Two ESPN college basketball experts join the podcast. Mark Adams, who provides color commentary for the biggest midmajor games across the country, talks about Wichita State and other small conference programs to watch as the NCAA Tournament approaches. Writer John Gasaway, whose appearance starts at the 11:45 mark, talks about the analytics revolution in college hoops and what stats matter most when assessing the top teams.
There are many kinds of tattoos that will age well: symbols like shamrocks or musical notes; a date to commemorate a loved one’s passing; butterflies and swirls. There are just as many that are fine initially but could easily become regrettable, like a girlfriend’s name. Sports-themed tattoos are no different. A team logo is probably harmless if you’re a fan; not so much if you’re the team’s coach.
Here’s a scary thought: Anthony Davis, one of the top players in the NBA, would be a college senior this season. If players were forced to stay in school for four years, what would this season look like? Taking into account transfers (but not future injuries) and acknowledging that many of these players would have chosen other schools, here is a potential Final Four.
Steve and I talk about the final “meaningless” rankings: How in the heck is Florida State No. 4? Which teams are still alive for a playoff spot? How will championship week play out? The podcast is packed with everything you’ll want to know before this weekend’s games. If you mention the show on Twitter or Facebook, or send me a question or comment via email, you’ll get a special shoutout on the next podcast.
I also want to share a couple of college basketball stories I’ve written. One is a feature on Manhattan coach Steve Masiello, which was published in the latest issue of Basketball Times. You probably remember his name from the résumé scandal last spring. I spoke to Masiello, his current and former players, several of the school’s administrators, and others outside of the program who are familiar with the situation to get an idea of how Manhattan went about taking him back and what it means for the school. The other story is much shorter, though it deals with tall players: Kentucky’s basketball team, which may be the tallest in college hoops history and can match up with any NBA team. It appeared in The Wall Street Journal last week.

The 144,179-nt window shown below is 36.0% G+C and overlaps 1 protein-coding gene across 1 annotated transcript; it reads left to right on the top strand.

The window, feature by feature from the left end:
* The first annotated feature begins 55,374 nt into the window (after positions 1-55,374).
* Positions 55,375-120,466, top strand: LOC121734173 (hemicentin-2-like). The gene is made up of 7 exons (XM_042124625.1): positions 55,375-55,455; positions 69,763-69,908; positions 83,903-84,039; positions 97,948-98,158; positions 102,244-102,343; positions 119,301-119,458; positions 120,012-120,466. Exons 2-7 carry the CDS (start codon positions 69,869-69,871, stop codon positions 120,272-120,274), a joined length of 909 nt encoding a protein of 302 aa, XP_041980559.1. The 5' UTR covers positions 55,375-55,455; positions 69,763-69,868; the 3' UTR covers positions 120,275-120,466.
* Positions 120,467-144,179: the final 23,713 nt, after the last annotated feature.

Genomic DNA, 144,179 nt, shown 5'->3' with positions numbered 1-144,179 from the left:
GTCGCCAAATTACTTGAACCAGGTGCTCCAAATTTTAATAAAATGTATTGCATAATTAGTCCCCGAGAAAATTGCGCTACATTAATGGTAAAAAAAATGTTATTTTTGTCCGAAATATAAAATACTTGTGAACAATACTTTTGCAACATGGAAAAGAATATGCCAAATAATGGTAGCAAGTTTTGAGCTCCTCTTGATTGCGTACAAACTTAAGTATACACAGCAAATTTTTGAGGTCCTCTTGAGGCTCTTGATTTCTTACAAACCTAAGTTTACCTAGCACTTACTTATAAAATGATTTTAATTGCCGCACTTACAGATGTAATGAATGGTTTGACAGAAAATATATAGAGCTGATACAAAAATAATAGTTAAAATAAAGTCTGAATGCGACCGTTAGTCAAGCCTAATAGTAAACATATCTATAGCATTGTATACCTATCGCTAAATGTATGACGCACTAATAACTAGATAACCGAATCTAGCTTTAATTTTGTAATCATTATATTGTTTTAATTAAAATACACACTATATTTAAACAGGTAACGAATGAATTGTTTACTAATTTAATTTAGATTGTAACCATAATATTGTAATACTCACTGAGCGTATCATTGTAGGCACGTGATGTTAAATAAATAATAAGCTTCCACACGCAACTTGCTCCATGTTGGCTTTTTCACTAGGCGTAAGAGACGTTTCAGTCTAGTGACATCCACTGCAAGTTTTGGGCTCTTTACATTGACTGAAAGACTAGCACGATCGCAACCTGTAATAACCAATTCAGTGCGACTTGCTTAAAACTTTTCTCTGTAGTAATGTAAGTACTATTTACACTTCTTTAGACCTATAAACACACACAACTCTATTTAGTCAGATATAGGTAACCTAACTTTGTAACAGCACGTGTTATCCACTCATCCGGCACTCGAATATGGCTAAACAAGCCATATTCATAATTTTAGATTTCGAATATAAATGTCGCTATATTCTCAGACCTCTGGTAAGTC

You can find most all of my freelance work on my website. As always, thanks so much for reading. Without you, I’d simply be a diarist.
Steve and I recap Saturday’s big games, including Mississippi State’s first loss, Melvin Gordon’s huge day (and pro potential), and the effectiveness of icing the kicker. Smokey, Tennessee’s mascot, is also discussed.
Tomorrow, be on the lookout for a college basketball podcast in which my guests and I discuss last night’s Champions Classic and make our predictions for the season. It should be a fun and informative listen. Speaking of college hoops, I wrote a story yesterday for CBS Local on Kentucky’s chances of an undefeated season and whether they could beat an NBA team. My sources include coaches who have worked at both the college and pro levels.
Every Monday I write a recap of the previous weekend’s college basketball action for the CBS Charlotte website. You can find links to this content on the freelance page of my website. This week’s article can be found by clicking the following link:
Here are some observations that didn’t make it into the CBS column:
N.C State hands Duke its first loss
“Unbelievable! Did you see that?!” Dick Vitale utters those phrases all the time while calling a basketball game, but on Saturday he used them after spotting someone in a wheelchair among the mass of fans storming the court after North Carolina State upset Duke. “My heart goes out, I hope he’s OK,” Vitale added.
Continue reading College Hoops Recap: Duke and Michigan Lose
With just two more wins, the Kentucky Wildcats will be national champions and debated as one of the greatest college basketball teams of all-time. One loss, however, one lousy performance against a hot-shooting team, and Kentucky’s season will be considered a disappointment. And I’m perfectly OK with that.
It’s not entirely fair, but that’s the world we live in. November tournaments in Maui and New York are fun; regular season games are intense; conference tournaments are meaningful. But college basketball seasons come down to three weeks in March. This is a credit to the design of the Tournament and how great it is, though many worry it highlights the dwindling importance of the rest of the season.
Continue reading March Madness Means Everything